Joe Carrigan: Yeah. Do you know who I am? I'm Dave Bittner. 

Dave Bittner: Well, I mean, but, you know, not only that, but, you know, I host a show about this. 

Joe Carrigan: Right. 

Dave Bittner: So, yes, perhaps I was taking myself a little bit too seriously. But, you know, again, I'm busy. 

Joe Carrigan: Yeah. 

Dave Bittner: You know, I didn't want to take the time to do this. So I asked, is there any way I can, you know, be exempt from this? I think I'm kind of - I think, of the folks who work here, I might be in the top percent of people who are up to speed on this. 

Joe Carrigan: Yes. 

Dave Bittner: But it was explained to me that part of the reason why we do this is to - in addition to training people and for awareness - it's so that we can say, as an organization, everyone is trained on this. 

Joe Carrigan: Yes. 

Dave Bittner: So if there is a problem, we can say that. You know, everyone in our organization has done this and has passed the test. So as an organization, we are compliant. 

Joe Carrigan: Right. 

Dave Bittner: So... 

Joe Carrigan: I think that's important. 

Dave Bittner: ...I hadn't considered that part of it. And when that was explained to me, I said, OK, yeah, that makes sense. So it's worth my time to contribute to the team, the greater good of the whole organization, and go ahead and take that training. 

Joe Carrigan: Right. 

Dave Bittner: And I was fine with that, right? It didn't seem like such a pain anymore. So I think that is an important part of this. People want to know why they should do something and not just be told, you got to do this because, you know... 

Joe Carrigan: Yeah. 

Dave Bittner: ...It's what we do, and it's the way we do it, and - you know? 

Joe Carrigan: Yeah. That is a big change, especially for a lot of older workers. In the workplace, they have grown up with, do this, and their response is, OK, right? And... 

Dave Bittner: (Laughter) Yeah. 

Joe Carrigan: ...You know, you and I, when we were in - you know, our first jobs were very much like that, right?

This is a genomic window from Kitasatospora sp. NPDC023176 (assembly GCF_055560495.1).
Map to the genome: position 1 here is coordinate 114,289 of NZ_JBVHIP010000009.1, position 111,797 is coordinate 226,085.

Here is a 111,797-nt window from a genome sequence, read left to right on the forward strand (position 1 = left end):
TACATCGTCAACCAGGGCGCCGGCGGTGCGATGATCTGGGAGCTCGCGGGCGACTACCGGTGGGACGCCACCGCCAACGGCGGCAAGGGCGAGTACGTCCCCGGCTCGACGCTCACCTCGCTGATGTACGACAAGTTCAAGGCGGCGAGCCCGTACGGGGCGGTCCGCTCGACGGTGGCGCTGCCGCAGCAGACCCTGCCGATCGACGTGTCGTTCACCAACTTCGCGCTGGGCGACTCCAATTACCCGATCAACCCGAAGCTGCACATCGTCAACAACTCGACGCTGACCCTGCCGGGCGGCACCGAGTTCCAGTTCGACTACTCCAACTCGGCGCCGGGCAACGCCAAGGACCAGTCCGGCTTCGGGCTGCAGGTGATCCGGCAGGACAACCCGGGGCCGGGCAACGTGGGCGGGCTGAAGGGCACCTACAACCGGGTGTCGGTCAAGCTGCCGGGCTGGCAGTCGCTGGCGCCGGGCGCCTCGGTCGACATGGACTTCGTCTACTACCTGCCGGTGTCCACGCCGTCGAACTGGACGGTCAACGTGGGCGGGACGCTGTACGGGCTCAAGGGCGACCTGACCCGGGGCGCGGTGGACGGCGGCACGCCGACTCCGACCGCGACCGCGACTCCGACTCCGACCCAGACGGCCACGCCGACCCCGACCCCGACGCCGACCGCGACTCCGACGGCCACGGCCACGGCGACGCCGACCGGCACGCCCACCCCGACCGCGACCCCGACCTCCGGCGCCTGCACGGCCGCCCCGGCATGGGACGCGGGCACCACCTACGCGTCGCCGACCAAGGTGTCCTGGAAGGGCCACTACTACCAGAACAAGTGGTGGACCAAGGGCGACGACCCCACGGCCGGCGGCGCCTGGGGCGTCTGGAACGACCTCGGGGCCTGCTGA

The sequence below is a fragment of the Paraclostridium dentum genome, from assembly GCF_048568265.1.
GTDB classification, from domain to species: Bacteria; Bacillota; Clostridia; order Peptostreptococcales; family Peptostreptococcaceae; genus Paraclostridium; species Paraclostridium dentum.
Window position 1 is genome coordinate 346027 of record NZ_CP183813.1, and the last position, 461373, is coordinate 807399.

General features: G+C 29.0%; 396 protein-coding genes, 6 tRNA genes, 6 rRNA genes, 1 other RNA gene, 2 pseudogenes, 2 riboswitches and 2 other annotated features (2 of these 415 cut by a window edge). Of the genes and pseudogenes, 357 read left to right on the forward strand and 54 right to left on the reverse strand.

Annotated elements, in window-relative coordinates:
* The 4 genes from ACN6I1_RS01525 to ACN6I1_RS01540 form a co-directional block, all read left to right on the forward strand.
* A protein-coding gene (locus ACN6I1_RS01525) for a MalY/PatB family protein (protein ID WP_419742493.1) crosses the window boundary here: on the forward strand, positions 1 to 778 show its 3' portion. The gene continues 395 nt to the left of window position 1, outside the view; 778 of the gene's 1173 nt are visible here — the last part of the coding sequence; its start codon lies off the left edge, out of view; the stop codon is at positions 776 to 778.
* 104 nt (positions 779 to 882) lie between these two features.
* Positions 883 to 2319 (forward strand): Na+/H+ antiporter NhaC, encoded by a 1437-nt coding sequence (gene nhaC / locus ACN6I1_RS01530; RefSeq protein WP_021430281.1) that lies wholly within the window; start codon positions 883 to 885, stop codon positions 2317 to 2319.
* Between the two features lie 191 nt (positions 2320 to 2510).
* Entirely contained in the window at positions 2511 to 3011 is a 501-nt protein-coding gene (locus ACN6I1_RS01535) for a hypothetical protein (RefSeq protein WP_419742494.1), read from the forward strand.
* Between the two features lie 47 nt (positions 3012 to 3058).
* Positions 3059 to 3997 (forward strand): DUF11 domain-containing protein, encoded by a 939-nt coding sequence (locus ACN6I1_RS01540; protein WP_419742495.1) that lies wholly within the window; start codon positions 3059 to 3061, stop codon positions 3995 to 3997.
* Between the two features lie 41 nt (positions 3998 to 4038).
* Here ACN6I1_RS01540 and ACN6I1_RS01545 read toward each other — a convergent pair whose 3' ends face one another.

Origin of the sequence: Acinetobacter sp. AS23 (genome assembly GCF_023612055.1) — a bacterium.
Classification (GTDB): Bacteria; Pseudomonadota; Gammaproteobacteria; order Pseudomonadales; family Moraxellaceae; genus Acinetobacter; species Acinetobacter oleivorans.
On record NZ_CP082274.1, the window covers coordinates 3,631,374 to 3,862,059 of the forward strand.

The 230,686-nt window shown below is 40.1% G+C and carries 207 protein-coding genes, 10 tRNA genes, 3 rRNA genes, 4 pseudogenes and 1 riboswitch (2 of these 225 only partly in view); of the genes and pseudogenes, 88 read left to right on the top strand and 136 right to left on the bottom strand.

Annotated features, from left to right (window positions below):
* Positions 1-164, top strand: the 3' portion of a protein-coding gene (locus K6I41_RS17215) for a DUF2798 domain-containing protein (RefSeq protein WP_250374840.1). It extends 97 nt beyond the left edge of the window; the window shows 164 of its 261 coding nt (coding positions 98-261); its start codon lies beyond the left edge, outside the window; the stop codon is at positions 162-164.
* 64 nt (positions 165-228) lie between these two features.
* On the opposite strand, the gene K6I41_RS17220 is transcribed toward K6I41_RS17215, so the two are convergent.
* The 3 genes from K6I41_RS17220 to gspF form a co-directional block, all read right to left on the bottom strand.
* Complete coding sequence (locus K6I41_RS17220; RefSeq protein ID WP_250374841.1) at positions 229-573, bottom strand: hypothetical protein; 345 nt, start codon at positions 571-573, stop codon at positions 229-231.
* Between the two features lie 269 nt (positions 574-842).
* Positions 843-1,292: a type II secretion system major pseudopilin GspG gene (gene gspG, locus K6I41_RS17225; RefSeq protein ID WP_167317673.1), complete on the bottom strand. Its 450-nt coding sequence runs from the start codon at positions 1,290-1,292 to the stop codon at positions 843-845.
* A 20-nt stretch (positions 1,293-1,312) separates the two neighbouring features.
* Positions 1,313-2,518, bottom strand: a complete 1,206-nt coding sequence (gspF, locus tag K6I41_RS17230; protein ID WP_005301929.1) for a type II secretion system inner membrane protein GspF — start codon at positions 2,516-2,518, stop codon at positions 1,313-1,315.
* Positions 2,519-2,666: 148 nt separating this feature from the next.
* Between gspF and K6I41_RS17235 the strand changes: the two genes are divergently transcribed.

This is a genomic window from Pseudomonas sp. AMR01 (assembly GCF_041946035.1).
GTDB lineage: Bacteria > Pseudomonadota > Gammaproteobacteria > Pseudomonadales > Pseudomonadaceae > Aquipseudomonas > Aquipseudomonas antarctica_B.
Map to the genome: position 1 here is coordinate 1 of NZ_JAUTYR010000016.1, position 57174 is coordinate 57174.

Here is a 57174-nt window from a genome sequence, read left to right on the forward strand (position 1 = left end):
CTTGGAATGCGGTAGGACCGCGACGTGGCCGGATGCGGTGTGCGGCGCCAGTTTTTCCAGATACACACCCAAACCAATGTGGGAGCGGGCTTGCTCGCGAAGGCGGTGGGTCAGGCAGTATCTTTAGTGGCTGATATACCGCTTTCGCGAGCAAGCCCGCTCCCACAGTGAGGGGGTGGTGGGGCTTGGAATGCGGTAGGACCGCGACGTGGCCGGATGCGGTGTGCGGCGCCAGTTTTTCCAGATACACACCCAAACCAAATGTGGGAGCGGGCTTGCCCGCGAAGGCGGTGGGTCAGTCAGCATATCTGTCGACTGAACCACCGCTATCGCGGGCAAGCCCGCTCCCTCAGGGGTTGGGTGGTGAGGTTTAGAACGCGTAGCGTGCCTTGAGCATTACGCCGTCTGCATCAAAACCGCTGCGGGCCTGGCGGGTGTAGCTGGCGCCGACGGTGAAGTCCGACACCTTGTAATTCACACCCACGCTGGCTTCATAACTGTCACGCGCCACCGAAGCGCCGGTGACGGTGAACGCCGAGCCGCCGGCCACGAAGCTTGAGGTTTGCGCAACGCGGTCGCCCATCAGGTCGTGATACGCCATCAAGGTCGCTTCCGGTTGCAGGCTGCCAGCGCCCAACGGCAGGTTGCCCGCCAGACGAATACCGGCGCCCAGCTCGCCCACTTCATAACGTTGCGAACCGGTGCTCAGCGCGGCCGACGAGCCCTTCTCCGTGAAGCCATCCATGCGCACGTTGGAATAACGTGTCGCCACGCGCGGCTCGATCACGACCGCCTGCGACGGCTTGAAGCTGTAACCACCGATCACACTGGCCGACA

Dave Bittner: Sure. 

Joe Carrigan: And now we have younger people who, when they were being brought up, their parents would say, do this, and they'd say, why? And their parents would answer the question - right? - honestly. And that - frankly, that's the way I raise my kids. 

Dave Bittner: Yeah. 

Joe Carrigan: Right? They would ask a question, and I'd - they'd say - or I'd say, do this. They'd say, why? And I - sometimes I'd just say, just because I told you, and we'll explain later. But you need to do it now. But many times... 

Dave Bittner: Don't make me get my belt (laughter). 

Joe Carrigan: Right. No. No, never did that. Many times - most of the time, I would take the time to explain why. 

Dave Bittner: Yeah. 

Joe Carrigan: And the - and that's the way a lot of people are brought up. Additionally, by explaining why, I found that I got a lot more buy-in from my kids. Like, for example, I remember when my daughter was very young, we were talking about - she was - time for her vaccinations. I said, we're going to go in here, and we're going to get you some shots. She said, I don't want a shot. And I said, do you want to get a terrible disease that may kill you in a very slow and painful way? And she said, no. I said, well, the vaccination will prevent that from happening. 

Dave Bittner: Right. 

Joe Carrigan: And she said, OK, right? 

Dave Bittner: Yeah. 

Joe Carrigan: So, I mean, by explaining that to her, I got buy-in. Now, I don't mean to compare employees to children. I mean, it's not the same thing. 

Dave Bittner: No. 

Joe Carrigan: But it's human nature to need to understand the reasoning behind an action. 

Dave Bittner: Right. What's the value proposition? 

Joe Carrigan: What's - right, exactly. Why am I doing this? 

Dave Bittner: Yeah. 

Joe Carrigan: Does this have any value? Is it worth my time to do it? 

Dave Bittner: Yeah. 

Joe Carrigan: Like, exactly what you were saying - is it worth Dave Bittner's time to sit down and take the social engineering course, when Dave Bittner and Joe Carrigan sit down every week and have an in-depth discussion on social engineering tactics. 

Dave Bittner: (Laughter) Right, right. Exactly. 

Joe Carrigan: Right. So, yeah, it's worth it. So do the training, and here's why. 

Dave Bittner: Yeah. Yeah. There's another thing that this article points out. It says security theater distracts from steady improvements. 

Joe Carrigan: Yeah. I'll agree with that. 

Dave Bittner: And it says security theater is - they say it's a set of rules or guidelines that offer the appearance of security, but don't guarantee it. And I think that's a good point to hear, because I think when you have security theater and people recognize it as being such, it's frustrating. 

Joe Carrigan: I'll give you a great example of security theater that I experienced - or was talking to my son about yesterday. 

Dave Bittner: Yeah. 

Joe Carrigan: Is when you go to a financial website and they say to you, your username cannot be the same as your email username or cannot contain the same kind of - you know, if you're - we're going to have a different username so - than your email is, right? 

Dave Bittner: Right. Sure. 

Joe Carrigan: So - or your username must contain a digit... 

Dave Bittner: OK. 

Joe Carrigan: ...Because that makes it harder to guess. 

Dave Bittner: Yeah.